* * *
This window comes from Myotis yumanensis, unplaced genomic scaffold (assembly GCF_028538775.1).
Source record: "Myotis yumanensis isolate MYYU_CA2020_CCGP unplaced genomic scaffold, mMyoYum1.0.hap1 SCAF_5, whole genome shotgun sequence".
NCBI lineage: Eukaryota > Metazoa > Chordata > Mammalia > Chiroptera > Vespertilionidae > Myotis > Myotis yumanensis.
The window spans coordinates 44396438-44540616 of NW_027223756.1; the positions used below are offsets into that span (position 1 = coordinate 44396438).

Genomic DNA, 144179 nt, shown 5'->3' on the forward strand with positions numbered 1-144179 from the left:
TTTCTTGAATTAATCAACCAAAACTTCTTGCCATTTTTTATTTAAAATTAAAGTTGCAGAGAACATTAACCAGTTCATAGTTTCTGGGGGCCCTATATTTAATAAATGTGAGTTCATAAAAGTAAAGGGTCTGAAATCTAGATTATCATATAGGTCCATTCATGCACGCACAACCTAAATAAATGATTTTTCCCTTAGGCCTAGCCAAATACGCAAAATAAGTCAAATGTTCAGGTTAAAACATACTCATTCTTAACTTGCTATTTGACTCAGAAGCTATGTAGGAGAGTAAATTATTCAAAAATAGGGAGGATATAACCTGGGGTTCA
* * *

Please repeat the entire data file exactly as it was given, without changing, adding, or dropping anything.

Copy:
This window comes from Myotis yumanensis, unplaced genomic scaffold (assembly GCF_028538775.1).
Source record: "Myotis yumanensis isolate MYYU_CA2020_CCGP unplaced genomic scaffold, mMyoYum1.0.hap1 SCAF_5, whole genome shotgun sequence".
NCBI lineage: Eukaryota > Metazoa > Chordata > Mammalia > Chiroptera > Vespertilionidae > Myotis > Myotis yumanensis.
The window spans coordinates 44396438-44540616 of NW_027223756.1; the positions used below are offsets into that span (position 1 = coordinate 44396438).

Genomic DNA, 144179 nt, shown 5'->3' on the forward strand with positions numbered 1-144179 from the left:
TTTCTTGAATTAATCAACCAAAACTTCTTGCCATTTTTTATTTAAAATTAAAGTTGCAGAGAACATTAACCAGTTCATAGTTTCTGGGGGCCCTATATTTAATAAATGTGAGTTCATAAAAGTAAAGGGTCTGAAATCTAGATTATCATATAGGTCCATTCATGCACGCACAACCTAAATAAATGATTTTTCCCTTAGGCCTAGCCAAATACGCAAAATAAGTCAAATGTTCAGGTTAAAACATACTCATTCTTAACTTGCTATTTGACTCAGAAGCTATGTAGGAGAGTAAATTATTCAAAAATAGGGAGGATATAACCTGGGGTTCA